web site, send a soft copy tothe Editor. Photos
and other graphics may also be submitted for inclusion in published articles.
These should be sent as scanned .JPG files of 100 kb or less each. If you have
any questions or doubts, reply to this newsletter to contact the Editor.
The Murukan Conference programme-schedule of paper presentations is
now being published at:
As of the time of release of this Murukan Conference Newsletter, the following
articles have been freshly published on the
www.Murugan.org website since the Conference adjourned
(Tamil articles require Bamini
font to display):
- The Star: "Cultural
Performances at Batu Caves during Murukan Conference"
- Malaysia Nanban: "3vathu
arulmigu murukan mānādu camaya arignarkal thirandanar"
- "Batu Malai Śrī
Subramaniar Swamy Devasthanam" by R. Nadaraja
- "Thai Pusam at
Batu Caves, Malaysia" by Swami Guhabhaktananda
- "Worship of Murukan and
the Zodiac" by Ramakrishna Rao
- "Murukan, The Protector
and Healer" by Prof. Mrs. V. Balambal
of Bala Murukan in Kunrutoradal Temples" by Malati Agneswaran
- "Nallur Kumaran: History, Layout,
Festivals & Worship"
- "The Soul within the
Roles of Skanda-Murukan" by Brahma Kumari Pari
- "Devaraya Swamigal's
contribution to 'Murukanism'" by Sivagami Paramasivam
- "How the International
Murukan Conference Series began" by Patrick Harrigan
- "Murukap Perumanin
Virathankalum Vizhakkalum" by Santhi Navukarasan
- "Peranda Boomiyil Perinbam
petra Sasan Bhoganathar" by M.S. Mathivanan
- "Kabilarmalai Arulmigu
Balasubramania Cuvami Tirukkovil" by Dr. Cu. Balusamy
V. Editorial: Whither the Murukan
Now that fanfare surrounding the Third
International Murukan Conference has subsided, delegates and observers may
reflect upon what took place in Malaysia. While the press provided an upbeat,
even frivolous, portrayal of the organisers' heroic (and expensive) efforts,
everyone present knew that, behind closed doors, the powers that be were
brokering deals based less upon scholarship or devotion than upon calculations
For many participants, there was a sense of
resignation, of helplessness in the face of the inevitable. For the faithful,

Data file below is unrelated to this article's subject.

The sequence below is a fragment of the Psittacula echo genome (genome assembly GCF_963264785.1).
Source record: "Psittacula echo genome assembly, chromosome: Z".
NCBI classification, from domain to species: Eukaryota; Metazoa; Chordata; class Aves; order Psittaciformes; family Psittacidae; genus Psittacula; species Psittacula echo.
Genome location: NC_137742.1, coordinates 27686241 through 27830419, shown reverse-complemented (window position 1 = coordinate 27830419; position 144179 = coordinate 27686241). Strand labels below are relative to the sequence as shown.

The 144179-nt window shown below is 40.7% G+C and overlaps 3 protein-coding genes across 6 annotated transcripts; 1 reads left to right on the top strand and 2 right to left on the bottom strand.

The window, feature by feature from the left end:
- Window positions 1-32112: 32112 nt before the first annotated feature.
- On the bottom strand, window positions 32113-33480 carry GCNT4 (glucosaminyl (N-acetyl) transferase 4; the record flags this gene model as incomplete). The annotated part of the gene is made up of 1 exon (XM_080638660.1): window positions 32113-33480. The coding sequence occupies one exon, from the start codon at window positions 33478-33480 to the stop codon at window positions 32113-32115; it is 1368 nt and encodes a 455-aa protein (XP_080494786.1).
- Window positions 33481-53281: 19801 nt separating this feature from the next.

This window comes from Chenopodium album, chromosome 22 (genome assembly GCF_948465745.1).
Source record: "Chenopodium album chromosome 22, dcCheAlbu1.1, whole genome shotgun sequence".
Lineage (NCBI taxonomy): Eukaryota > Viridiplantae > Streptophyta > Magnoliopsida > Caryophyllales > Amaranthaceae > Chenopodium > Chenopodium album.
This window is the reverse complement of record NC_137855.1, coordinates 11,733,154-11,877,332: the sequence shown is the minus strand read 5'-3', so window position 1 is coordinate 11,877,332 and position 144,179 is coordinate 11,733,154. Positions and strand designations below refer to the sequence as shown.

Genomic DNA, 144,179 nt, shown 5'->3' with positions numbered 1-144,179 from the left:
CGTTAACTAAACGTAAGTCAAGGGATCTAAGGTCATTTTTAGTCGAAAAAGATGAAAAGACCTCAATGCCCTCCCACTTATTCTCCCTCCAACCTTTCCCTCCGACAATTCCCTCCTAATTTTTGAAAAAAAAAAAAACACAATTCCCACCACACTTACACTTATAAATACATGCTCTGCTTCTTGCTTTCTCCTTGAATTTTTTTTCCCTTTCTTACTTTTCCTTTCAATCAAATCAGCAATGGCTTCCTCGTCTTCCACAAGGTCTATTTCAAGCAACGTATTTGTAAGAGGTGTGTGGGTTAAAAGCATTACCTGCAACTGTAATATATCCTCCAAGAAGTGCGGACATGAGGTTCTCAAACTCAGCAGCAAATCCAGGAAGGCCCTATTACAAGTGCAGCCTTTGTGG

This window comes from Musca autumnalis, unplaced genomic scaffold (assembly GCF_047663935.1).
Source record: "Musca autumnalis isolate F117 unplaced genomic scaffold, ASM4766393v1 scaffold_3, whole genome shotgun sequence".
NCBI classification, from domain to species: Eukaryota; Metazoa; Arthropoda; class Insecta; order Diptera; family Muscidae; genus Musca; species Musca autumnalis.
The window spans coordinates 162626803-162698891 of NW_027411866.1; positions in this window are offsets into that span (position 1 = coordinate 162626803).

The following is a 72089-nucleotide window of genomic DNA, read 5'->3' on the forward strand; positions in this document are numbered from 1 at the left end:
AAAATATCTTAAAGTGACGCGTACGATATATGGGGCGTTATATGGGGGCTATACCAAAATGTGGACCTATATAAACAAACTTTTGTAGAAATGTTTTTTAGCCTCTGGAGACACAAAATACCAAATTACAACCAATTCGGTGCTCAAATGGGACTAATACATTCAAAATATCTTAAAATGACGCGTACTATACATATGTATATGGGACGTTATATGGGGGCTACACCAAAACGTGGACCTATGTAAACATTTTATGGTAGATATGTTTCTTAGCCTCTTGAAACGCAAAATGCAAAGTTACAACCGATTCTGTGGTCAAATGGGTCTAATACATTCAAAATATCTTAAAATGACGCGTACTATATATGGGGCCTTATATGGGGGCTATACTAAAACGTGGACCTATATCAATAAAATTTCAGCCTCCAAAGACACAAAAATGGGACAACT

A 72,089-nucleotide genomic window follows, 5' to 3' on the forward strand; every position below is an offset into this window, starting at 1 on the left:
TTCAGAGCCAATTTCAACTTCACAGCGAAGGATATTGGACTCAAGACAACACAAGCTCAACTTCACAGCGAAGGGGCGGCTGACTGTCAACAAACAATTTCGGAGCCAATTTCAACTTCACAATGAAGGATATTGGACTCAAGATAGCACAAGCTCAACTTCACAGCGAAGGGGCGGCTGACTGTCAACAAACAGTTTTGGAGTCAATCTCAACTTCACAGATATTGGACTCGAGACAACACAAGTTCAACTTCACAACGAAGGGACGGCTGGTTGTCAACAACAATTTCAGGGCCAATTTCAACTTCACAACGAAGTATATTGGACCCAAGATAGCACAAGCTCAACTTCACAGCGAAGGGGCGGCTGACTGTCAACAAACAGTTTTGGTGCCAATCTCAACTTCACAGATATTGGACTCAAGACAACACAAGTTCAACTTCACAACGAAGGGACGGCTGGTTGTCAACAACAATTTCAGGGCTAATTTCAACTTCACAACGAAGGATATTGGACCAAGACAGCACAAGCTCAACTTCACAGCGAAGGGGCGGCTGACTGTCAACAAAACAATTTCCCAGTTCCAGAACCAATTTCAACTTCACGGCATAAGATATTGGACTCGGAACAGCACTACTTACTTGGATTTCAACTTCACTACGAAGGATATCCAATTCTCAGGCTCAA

however, there was implicit trust in the maxim "Ellam avar ceyal", that behind
it all, Lord Murukan the Master Puppeteer was taking full advantage of
peoples' individual weaknesses (vanity, pride, ambition, etc.) as part of His
own unfathomable Game plan. For most, if not all participants, however, Lord
Murukan's ‘plan' is a matter of faith rather than speculation, let alone
knowledge (which, after all, is His alone).
More down to earth, at the
ground level where conferences are planned and executed, there are other
questions that present themselves to discerning observers, viz:
- What is the purpose of holding international conferences on Kaumaram?
- What should be the purpose of research into Kaumaram?
- Will Kaumara studies some day fall into the hands of vested interests who will exploit it for their
own political and/or commercial aims?
As an illustration of how
vulnerable Kaumara studies are to distortion and misuse, the Malaysian press
gave prominence to the irresponsible remarks of a few participants who,
for the sake of gaining attention, declared that "no research is necessary for
community that does not know its own history, and has not analysed and
understood its own sacred literature and traditions in terms that command the
respect of other communities, is in danger of falling prey to its own
intellectual weakness that remains hidden under a cloak of smug
self-satisfaction. Today India especially ranks high on the target lists of
missionaries of Semitic religions, who would feel no remorse about breaking
the backbone of a non-Semitic religion like Hinduism. And yet, modern Tamils
around the world, flush with newfound material wealth, build more and more
extravagant temples, while neglecting the cultivation of religious knowledge.
The result may be seen in the children of ex-patriates, and even in
children in India, who have less and less use for Hindu values, and consider
religion as a relic from the past. The message is clear: Hindus (read: Tamils)
must come up to international standards of excellence in theological